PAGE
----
Support and Crisis Resources:
National Suicide Prevention Lifeline: The National Suicide Prevention Lifeline is a 24-hour, toll-free, confidential suicide prevention hotline available to anyone in suicidal crisis or emotional distress.
- 1-800-273-TALK (8255)
- http://www.suicidepreventionlifeline.org/ (Crisis Chat available 24/7)
- Crisis Text Line: Text HOME to 741741
The Trevor Project: The Trevor Project is the leading national organization providing crisis intervention and suicide prevention services to lesbian, gay, bisexual, transgender and questioning (LGBTQ) young people ages 13-24.
- The Trevor Lifeline: (866)-488-7386
- TrevorChat – Available 7 days a week (1pm- 6pm PST/3pm – 9 pm EST): www.thetrevorproject.org/pages/get-help-now
Suicide Prevention and Contest Presentation
- Classroom Presentation
- Suicide Prevention Lesson Plan Guide: “Recognizing Warning Signs and Offering Help”. This lesson plan can be used with a class or group of youth and includes optional interactive activities.
- Suicide Prevention Lesson Plan PowerPoint Presentation: This presentation can be used in conjunction with the above Lesson Plan Guide.
Prevention Programs and Resources
Virtual Training Simulation – Tribal Youth Program: Includes trauma-informed policing with tribal youth for law enforcement professionals to learn how to lead positive police-youth interactions. Also includes simulations to help educators learn about mental health and suicide prevention and teaches high school students how to recognize signs of psychological distress and how to motivate their friends to seek help.
Suicide Prevention: A Toolkit for Schools: This publication from the Substance Abuse and Mental Health Services Administration (SAMHSA) was created to assist high schools and school districts in designing and implementing strategies to prevent suicide and promote behavioral health. It includes tools to implement a multi-faceted suicide prevention program that responds to the needs and cultures of students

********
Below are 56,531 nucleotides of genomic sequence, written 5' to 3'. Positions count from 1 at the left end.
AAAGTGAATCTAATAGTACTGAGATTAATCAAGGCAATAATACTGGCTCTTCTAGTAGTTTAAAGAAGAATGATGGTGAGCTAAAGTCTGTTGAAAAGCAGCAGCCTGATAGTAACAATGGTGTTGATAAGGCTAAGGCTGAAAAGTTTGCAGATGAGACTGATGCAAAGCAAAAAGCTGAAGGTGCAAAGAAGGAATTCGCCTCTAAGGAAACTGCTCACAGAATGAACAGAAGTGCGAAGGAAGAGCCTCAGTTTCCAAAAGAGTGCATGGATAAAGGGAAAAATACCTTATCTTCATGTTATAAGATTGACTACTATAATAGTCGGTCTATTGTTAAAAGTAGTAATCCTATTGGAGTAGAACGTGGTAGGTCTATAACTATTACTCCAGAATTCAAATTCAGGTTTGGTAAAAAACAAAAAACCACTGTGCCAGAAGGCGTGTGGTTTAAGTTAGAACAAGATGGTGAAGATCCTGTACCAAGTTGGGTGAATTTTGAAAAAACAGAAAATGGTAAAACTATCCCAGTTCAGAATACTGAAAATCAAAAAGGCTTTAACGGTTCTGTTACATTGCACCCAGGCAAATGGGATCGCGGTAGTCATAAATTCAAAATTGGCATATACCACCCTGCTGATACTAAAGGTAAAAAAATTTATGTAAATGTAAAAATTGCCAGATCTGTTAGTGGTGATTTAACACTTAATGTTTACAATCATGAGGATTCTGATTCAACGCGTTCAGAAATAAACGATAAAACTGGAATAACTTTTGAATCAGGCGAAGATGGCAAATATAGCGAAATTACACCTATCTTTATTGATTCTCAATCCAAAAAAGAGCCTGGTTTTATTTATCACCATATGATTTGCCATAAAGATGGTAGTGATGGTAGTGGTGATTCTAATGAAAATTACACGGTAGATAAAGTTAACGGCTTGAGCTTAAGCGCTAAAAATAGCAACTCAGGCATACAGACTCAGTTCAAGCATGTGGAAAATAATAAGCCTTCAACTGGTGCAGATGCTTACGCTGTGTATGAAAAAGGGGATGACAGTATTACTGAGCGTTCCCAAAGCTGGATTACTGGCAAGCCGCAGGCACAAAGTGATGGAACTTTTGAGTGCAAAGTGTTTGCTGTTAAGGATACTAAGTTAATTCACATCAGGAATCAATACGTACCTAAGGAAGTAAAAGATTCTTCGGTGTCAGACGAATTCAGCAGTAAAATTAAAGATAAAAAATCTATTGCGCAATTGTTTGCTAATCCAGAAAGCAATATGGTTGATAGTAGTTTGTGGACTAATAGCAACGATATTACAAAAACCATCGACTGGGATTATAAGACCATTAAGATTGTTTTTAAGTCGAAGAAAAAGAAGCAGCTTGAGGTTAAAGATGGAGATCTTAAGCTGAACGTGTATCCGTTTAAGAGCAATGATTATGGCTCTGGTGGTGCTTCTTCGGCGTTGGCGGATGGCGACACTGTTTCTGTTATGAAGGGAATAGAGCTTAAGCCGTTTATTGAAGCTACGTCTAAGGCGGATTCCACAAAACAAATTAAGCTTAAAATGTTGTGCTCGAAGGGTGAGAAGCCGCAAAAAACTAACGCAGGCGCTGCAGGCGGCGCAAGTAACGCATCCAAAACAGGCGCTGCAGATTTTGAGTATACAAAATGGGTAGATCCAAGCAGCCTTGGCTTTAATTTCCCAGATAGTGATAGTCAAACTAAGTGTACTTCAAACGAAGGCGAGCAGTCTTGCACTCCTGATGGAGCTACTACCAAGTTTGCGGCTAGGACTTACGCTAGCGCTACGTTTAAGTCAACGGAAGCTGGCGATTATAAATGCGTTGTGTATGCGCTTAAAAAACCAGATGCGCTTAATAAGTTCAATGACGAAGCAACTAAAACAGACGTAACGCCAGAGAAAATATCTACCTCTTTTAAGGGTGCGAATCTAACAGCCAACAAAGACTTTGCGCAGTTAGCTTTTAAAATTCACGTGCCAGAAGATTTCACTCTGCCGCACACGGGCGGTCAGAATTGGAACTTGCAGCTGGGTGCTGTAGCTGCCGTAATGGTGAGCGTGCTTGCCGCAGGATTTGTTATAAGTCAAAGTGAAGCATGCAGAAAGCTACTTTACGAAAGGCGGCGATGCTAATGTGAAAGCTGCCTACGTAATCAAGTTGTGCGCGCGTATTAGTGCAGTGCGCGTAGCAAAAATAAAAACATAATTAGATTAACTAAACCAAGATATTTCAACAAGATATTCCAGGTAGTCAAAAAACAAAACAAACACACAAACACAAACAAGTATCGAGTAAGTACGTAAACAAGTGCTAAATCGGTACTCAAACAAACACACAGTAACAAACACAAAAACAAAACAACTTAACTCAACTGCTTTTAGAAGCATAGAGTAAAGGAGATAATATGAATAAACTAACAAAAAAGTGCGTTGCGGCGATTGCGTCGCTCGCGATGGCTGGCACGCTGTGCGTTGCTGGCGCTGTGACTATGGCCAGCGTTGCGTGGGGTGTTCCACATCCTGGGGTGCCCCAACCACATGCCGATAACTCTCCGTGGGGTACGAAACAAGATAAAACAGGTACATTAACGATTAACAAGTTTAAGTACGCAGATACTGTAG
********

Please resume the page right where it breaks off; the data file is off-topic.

After a Suicide: A Toolkit for Schools: This toolkit is designed to assist schools in the aftermath of a suicide (or other death) in the school community. It is meant to serve as a practical resource for schools facing real-time crises to help them determine what to do, when, and how. The toolkit reflects consensus recommendations developed in consultation with a diverse group of national experts, including school-based personnel, clinicians, researchers, and crisis response professionals. It incorporates relevant existing material and research findings as well as references, templates, and links to additional information and assistance.
Model School District Policy for Suicide Prevention: Reducing the risk of youth suicide requires making positive changes. This modular, adaptable document will help educators and school administrators implement comprehensive suicide prevention policies in communities nationwide. This model policy was created in collaboration with the American Foundation for Suicide Prevention, the American School Counselor Association, and the National Association of School Psychologists.